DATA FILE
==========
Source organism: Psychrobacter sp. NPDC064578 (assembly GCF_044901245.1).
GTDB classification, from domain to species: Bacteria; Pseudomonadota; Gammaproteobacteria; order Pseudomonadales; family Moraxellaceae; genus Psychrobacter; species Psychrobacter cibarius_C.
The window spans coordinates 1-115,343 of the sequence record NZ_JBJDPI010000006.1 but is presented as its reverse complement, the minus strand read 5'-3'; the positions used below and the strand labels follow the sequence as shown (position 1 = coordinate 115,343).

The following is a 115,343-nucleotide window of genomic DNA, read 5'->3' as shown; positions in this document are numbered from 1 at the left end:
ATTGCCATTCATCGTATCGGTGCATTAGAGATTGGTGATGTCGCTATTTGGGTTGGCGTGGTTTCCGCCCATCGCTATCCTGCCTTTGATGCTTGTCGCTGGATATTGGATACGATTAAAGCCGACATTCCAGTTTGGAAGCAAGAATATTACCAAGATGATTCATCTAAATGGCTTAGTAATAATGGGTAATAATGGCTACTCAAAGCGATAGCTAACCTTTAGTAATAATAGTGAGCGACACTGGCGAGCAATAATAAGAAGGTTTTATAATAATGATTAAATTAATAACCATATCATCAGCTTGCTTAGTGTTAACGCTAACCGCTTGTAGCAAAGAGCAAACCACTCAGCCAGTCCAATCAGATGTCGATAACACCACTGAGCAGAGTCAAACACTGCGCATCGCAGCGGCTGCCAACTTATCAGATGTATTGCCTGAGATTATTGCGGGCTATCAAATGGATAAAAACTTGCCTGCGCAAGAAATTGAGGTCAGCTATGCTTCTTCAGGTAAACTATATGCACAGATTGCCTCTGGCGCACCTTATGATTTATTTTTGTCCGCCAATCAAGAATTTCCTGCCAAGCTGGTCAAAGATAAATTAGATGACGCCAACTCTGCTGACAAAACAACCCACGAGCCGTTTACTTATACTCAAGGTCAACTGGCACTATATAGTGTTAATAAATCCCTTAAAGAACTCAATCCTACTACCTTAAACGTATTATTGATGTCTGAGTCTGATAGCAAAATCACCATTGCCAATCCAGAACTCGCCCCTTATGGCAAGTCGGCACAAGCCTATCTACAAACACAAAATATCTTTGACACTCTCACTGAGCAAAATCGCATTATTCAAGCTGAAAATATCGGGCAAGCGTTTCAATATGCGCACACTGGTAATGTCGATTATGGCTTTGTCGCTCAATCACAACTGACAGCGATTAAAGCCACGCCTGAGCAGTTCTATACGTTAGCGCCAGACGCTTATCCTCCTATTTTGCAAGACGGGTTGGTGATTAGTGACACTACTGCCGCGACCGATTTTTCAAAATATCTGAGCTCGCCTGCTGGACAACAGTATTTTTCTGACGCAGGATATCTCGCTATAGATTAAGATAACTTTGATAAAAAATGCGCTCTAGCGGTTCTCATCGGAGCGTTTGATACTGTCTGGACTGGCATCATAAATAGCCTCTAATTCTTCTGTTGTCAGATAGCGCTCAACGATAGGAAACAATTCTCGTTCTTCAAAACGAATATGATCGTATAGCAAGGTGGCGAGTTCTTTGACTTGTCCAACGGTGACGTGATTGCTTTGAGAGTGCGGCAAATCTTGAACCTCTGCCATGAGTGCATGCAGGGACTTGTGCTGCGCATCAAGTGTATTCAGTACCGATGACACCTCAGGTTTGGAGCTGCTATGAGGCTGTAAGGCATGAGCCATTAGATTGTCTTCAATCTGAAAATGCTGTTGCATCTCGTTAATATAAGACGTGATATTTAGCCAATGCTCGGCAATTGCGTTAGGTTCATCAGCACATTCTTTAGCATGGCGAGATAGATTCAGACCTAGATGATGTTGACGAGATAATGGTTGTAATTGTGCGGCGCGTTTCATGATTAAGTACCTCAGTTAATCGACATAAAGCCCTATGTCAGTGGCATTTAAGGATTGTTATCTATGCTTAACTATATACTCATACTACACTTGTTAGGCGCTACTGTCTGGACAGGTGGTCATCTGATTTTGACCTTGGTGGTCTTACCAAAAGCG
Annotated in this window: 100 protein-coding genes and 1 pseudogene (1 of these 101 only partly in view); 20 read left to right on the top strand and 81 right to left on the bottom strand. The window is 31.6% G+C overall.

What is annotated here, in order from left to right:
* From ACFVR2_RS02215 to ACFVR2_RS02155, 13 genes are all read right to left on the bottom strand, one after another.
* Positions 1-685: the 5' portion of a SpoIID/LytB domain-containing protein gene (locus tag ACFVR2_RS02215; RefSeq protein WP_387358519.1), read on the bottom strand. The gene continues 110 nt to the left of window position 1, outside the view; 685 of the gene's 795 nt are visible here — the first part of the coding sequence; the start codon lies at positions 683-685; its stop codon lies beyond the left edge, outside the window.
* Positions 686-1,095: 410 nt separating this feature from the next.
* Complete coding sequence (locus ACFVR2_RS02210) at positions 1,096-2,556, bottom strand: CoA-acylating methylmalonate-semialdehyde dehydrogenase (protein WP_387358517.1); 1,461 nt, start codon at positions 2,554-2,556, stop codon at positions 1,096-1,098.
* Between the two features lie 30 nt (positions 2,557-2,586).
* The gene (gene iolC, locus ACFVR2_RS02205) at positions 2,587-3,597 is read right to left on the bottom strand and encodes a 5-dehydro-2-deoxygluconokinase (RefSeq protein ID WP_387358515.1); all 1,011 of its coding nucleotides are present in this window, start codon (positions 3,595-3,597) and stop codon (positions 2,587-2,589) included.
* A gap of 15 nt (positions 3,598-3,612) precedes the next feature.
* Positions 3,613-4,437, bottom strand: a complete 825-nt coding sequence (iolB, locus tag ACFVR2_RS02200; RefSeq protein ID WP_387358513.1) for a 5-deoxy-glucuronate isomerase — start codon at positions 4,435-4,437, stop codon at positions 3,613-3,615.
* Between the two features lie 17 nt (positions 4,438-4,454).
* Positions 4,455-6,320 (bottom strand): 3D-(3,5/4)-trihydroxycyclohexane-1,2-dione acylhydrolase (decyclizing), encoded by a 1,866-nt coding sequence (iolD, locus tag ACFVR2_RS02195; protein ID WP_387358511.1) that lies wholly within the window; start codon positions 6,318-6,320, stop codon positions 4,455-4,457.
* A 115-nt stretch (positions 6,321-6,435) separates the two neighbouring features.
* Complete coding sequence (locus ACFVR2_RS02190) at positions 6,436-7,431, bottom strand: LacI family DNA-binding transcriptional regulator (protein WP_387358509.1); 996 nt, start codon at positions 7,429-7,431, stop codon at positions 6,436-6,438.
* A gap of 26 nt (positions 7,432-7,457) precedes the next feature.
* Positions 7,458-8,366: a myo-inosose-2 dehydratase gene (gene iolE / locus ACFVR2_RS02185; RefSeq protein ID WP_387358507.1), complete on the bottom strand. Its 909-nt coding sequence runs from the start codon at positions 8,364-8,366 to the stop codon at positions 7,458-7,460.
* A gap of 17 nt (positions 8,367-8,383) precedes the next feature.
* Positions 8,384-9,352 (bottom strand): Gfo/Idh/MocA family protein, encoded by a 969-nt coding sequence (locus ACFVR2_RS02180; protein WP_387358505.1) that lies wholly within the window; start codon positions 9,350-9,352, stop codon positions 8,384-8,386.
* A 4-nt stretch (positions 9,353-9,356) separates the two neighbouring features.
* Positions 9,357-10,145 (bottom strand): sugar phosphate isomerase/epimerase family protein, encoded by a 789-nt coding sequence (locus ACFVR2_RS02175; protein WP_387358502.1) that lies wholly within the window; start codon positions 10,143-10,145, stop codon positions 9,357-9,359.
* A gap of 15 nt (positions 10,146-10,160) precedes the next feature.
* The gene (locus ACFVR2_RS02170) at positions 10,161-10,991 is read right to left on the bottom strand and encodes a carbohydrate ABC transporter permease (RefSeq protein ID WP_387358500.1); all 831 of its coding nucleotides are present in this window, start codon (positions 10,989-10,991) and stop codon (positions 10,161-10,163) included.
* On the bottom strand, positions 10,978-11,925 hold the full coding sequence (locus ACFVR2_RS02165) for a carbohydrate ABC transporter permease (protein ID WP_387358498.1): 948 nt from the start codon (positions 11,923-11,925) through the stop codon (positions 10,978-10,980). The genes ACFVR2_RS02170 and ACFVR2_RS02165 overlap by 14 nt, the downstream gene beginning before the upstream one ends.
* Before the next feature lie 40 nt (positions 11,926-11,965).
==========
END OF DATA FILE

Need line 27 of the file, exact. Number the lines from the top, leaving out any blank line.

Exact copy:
* The gene (locus ACFVR2_RS02170) at positions 10,161-10,991 is read right to left on the bottom strand and encodes a carbohydrate ABC transporter permease (RefSeq protein ID WP_387358500.1); all 831 of its coding nucleotides are present in this window, start codon (positions 10,989-10,991) and stop codon (positions 10,161-10,163) included.